At a public event in Srinagar on Saturday, Jammu and Kashmir governor Satya Pal Malik strongly hinted that the separatist leadership symbolised by the Hurriyat Conference was ready for talks with the government. This is a welcome announcement.
If talks materialise in any form, these are likely to be welcomed by all sections of Kashmir, with the possible exception of hardened militant elements that may be in regular contact with dubious Pakistan-based entities.
The political and security situation in the Valley has been sizzling for three years, causing great harm to innocent, ordinary folk and vitiating the tempo of everyday life. Even the prospect of talks is likely to have a calming effect on the public mind, although it is by no means certain that militant activity in southern Kashmir will taper off as a result.
It is not clear if the government has been in touch with the Hurriyat leaders and has finally succeeded in bringing them around, or whether hints of conciliation have come from the separatists' side.
In recent months the government has put enormous pressure on leading lights of the Hurriyat by opening investigations into their suspect financial dealings, placing a clutch of them in detention, and putting Mirwaiz Umar Farooq and Ali Shah Geelani under house arrest. It will be a surprise if this has not had some effect on the separatists.
After Prime Minister Narendra Modi was returned to power in impressive fashion in the recent Lok Sabha elections, the Mirwaiz said in a statement that the heavy mandate had put him in a situation in which he could hold talks in Kashmir. And he said on Friday he would respond positively if the government was sincere about talks.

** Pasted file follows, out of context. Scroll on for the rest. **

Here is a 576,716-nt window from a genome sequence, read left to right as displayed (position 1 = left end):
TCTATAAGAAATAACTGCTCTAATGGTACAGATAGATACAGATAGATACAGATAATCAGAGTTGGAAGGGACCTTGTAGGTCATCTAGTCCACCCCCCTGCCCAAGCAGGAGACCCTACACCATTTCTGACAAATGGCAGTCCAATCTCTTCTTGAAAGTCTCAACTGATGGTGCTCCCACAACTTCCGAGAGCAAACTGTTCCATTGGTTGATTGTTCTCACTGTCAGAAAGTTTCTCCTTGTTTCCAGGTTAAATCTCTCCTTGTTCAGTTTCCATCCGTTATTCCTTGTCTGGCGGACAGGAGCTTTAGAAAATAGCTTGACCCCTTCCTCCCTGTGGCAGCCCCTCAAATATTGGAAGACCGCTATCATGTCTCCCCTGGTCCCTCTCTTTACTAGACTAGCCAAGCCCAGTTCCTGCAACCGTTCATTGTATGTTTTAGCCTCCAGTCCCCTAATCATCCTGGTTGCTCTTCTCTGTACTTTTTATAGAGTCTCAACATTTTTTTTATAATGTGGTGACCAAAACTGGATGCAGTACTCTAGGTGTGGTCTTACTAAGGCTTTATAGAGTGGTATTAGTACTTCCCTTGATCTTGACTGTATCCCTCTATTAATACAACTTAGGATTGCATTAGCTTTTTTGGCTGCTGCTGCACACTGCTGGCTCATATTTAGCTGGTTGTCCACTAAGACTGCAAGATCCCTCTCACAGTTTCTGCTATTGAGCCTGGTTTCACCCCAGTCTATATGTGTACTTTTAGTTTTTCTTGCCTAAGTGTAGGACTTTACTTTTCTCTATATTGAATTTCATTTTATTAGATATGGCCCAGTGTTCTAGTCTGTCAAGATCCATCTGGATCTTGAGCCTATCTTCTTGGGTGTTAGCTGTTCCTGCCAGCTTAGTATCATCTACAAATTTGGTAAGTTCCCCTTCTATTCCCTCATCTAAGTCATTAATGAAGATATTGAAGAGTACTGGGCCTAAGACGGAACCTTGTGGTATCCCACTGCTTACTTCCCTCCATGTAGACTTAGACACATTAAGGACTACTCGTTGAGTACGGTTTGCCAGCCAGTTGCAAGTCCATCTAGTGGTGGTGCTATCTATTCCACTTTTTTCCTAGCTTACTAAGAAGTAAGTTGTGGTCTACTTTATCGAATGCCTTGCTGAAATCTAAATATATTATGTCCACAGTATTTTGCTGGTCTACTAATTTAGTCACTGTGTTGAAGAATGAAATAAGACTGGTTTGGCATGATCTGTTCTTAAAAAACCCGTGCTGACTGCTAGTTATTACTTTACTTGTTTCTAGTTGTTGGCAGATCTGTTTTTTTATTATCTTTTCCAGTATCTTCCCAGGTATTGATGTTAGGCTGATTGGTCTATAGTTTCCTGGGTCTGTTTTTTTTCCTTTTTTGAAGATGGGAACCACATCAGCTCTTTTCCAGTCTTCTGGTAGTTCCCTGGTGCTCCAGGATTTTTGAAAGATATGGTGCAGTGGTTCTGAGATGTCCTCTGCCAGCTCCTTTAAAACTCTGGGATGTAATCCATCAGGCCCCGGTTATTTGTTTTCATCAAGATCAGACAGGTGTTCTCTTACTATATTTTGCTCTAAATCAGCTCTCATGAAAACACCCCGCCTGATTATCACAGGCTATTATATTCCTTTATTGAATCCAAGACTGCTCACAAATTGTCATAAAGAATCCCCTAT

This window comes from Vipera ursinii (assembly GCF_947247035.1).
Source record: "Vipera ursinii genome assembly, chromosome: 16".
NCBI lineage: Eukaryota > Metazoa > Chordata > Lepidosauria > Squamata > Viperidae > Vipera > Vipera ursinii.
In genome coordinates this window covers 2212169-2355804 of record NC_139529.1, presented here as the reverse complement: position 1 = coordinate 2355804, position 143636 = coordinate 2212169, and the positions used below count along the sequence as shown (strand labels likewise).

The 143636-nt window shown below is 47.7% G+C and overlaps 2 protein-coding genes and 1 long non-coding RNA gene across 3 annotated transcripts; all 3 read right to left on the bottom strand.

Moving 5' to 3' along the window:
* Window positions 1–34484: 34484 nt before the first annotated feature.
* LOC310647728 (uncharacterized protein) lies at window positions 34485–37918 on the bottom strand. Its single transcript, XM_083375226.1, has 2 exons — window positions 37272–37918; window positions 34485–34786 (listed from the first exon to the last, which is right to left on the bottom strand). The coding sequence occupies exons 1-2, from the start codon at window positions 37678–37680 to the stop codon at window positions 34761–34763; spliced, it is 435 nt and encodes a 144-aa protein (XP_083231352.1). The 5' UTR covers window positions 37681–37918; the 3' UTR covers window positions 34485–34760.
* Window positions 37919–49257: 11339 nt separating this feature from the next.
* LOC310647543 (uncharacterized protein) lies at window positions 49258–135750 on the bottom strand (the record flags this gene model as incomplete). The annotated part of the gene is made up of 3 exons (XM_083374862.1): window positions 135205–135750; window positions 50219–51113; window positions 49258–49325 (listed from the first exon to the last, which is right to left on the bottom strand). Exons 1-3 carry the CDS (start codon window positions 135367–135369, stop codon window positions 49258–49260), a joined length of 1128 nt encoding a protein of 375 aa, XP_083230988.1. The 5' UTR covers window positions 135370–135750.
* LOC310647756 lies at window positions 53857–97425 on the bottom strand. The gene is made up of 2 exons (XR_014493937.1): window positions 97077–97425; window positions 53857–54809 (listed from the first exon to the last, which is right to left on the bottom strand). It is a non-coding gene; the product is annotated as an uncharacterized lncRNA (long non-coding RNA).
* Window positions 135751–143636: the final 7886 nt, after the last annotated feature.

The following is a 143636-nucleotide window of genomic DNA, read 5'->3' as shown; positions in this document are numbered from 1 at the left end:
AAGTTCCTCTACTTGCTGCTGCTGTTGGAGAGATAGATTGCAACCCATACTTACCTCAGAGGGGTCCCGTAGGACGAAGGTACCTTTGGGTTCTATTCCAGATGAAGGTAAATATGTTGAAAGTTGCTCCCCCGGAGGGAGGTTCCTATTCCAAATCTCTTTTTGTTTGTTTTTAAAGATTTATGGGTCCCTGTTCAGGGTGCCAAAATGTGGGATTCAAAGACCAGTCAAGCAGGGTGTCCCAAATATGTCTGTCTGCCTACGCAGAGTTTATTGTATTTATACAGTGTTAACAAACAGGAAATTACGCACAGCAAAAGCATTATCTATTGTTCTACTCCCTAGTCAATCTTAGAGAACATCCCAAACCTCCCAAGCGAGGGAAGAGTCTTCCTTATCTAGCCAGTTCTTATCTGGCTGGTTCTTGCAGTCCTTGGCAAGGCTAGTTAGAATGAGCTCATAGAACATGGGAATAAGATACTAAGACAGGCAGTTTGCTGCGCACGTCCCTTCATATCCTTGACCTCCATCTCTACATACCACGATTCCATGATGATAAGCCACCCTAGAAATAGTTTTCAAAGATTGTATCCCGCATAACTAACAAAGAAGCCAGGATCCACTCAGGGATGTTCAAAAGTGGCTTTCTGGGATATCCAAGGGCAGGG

As the governor noted, this is an entirely different scenario from 2016 when a Union minister, Ram Vilas Paswan, had knocked on the doors of top Hurriyat leaders and was turned away. This prompts a question: While the Hurriyat was influential at one stage and had the capacity for political mischief, what does it have to offer at this point? For the past few years, teenagers in southern Kashmir have operated pretty much autonomously of the Hurriyat, creating fears of growing irrelevance in the minds of even some top leaders of the separatist combine.
The government has cracked down hard not only on gun-toting militants but also on the financial books of separatist leaders and this has elicited no sympathy for the latter from the public. Nevertheless, creating an environment for talks - substantial or ornamental - has the potential to change the ground situation in a positive way. That should give New Delhi considerable elbow room when it talks to Pakistan and engages with the outside world, including Pakistan's so-called all-weather friend China. The first steps should be taken with deliberation, but without losing time.